I adore my inconspicuous lower tier pitch at the Emirates, compared to the dirty looks when bellowing my head off in the sedentary environs of Club Level. Yet nowadays it’s far less exhausting being able to remain seated for ninety minutes, rather than suffering the physical toll of the constant up & down of a lower tier workout. However, seated on the halfway line, in the front row of Club, savouring the 24-degree heat in my shorts and t-shirt, I couldn’t possibly think of a better way to spend an Easter Sunday and much like our team and fifty odd thousand other Gooners, I sat back to savour a perfunctory three points.

Only one winner in a contest of "statues"
          Perhaps much like our defence, I was guilty of dozing in the sunshine and considering it had been more than a year since Benteke last found the back of the net, it simply didn’t compute when the Palace striker headed home. It felt as if the response to our guests taking the lead was largely indignation, both on the pitch and in the stands. Unfortunately, Palace had inconsiderately neglected to stick to Sunday afternoon’s script!

          As a committed Gooner, I adore Carl Jenkinson, but that doesn’t mean I’d allow someone who gives the impression of a fan who happened to turn up with his boots, anywhere near our first XI. The Corporal might’ve been to blame for playing Benteke onside, but apparently Mustafi, El Neny, Guendouzi (to name but three!) all need reminding of football’s most basic principle of playing to the whistle. Force of personality alone and all the hissy fits in the world are never going to change the course of things, when the ref fails to toot his tin whistle (are they still tin?) and little pisses me off more than the sight of an Arsenal player standing there whinging like a truculent teenager, whilst the game goes on about them.

          Mavropanos might well have lacked composure, terrified of a tricky Zaha making a monkey of him, but while the majority of his team mates were prodding the ball sideways and backwards in a far too leisurely fashion, our Greek centre-half was at least one of the few players in red & white who actually looked “up for it”. In view of Mustafi’s culpability in all three of Palace’s goals, with hindsight, we’d probably have been better off if Emery had left Mavropanos out there and instead hooked his German sidekick for the second-half.

          It invariably appears difficult to change gear, whenever the Gunners start a game in such a sluggish fashion, even with the half-time injection of youthful vigour from Iwobi and AMN. I’ve got nothing against El Neny. The Egyptian midfielder always puts in a shift whenever he gets a rare run out. But in a horrifying vision of our future, in Ramsey’s absence, the Gunners are devoid of dynamism and any forward impetus in the middle of the park.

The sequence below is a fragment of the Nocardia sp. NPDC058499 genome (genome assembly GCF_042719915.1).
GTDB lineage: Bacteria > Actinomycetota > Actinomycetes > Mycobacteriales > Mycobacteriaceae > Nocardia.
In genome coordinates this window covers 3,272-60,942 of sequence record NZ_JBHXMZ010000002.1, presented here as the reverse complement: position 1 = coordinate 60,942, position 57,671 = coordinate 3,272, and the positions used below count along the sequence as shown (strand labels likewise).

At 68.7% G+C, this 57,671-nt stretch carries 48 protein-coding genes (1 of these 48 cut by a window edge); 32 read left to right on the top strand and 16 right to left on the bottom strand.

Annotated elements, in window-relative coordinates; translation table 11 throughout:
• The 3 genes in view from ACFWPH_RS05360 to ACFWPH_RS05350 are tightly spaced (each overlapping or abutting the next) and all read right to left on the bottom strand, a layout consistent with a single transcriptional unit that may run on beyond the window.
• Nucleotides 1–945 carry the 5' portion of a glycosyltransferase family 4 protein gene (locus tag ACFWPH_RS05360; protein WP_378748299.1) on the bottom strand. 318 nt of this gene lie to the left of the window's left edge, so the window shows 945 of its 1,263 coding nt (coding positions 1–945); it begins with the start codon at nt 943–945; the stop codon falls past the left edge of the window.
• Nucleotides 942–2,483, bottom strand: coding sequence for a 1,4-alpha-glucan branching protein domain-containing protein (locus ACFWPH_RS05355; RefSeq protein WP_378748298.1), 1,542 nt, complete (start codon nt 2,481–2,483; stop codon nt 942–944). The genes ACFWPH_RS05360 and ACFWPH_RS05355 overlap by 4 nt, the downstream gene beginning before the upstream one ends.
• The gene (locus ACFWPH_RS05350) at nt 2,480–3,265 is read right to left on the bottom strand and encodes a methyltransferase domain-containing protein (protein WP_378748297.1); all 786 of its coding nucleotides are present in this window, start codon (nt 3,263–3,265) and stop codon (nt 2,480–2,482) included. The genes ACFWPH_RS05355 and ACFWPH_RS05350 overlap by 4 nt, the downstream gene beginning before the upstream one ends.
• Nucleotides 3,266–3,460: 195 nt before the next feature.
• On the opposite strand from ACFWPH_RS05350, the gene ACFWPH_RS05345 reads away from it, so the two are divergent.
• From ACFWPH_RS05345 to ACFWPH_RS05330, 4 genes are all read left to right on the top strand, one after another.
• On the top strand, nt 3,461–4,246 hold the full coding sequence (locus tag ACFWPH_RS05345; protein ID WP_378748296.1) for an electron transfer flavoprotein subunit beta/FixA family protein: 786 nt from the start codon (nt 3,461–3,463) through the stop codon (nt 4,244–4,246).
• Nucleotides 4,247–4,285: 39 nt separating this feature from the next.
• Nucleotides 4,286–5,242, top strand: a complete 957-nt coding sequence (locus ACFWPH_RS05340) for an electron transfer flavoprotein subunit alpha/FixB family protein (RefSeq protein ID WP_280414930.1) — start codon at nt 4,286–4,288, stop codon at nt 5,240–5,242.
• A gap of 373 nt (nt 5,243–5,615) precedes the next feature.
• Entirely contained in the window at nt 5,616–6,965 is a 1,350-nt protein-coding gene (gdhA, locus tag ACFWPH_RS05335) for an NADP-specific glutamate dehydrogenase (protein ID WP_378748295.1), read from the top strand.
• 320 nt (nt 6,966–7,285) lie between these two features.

It made for seriously frustrating viewing, watching us attempt to thread the eye of a needle, through the massed ranks of the Palace defence across the width of the penalty box. Despite catching Foster asleep at Watford last Monday and his mazy second-half run for a superb goal on Sunday, this was pretty much the sum total of Auba’s contribution to 180 minutes of football. Who knows if PEA has already downed tools for the summer, but he’s definitely gone off the boil in recent weeks and we really can’t afford our Gabonese goal-poacher losing focus at this crucial stage in proceedings, if we’re to retain some hope of sneaking under the wire into 4th spot.

          I lost track of the number of times we were camped in the final third first-half, with Auba the sole target amongst all the yellow shirts in Palace’s box. My most frequent whinge about Özil is that with so much pace in our front pair, Mesut so often appears guilty of slowing the game down and gifting the opposition defence time to organise themselves. Yet when Mesut popped up in the penalty area, only two minutes into the second-half, I think that like most of our crowd, we were only slightly less surprised than the Palace keeper when Özil dinked him at his near post because we were all expecting the cut back. 

          Here’s hoping Sunday’s goal stimulates Mesut’s appetite because it feels as if our “assist king” all too often has an aversion to taking responsibility for putting the ball in the back of the net, which is bonkers when you see him do so with sort of “Coolhand Luke” composure that the likes of Iwobi would kill for!

Pained expression of incompetence writ large
          Sadly, the game was only back on script all too briefly, only so long as it took for Mustafi to make yet another brace of costly rickets. After he’d been mugged off by Zaha, forlornly and idiotically hoping for Leno to come out and rescue him, I sat there pondering quite how frequently during this one encounter we either suffered, or failed to capitalize for the want of some proper leadership.

          I’m embarrassed to admit that I actually missed Palace’s second goal, as I was distracted, focusing on something through my binoculars. I originally started bringing binoculars to away games because it’s impossible to work out what’s occurring at the other end of the pitch, when located behind one goal. But superstitious anorak that I am, I now have to bring them to every match and truth be told, as my eyesight deteriorates with my all-round increasing decrepitude, nowadays I often need them to decipher what’s going on over the opposite side of the pitch.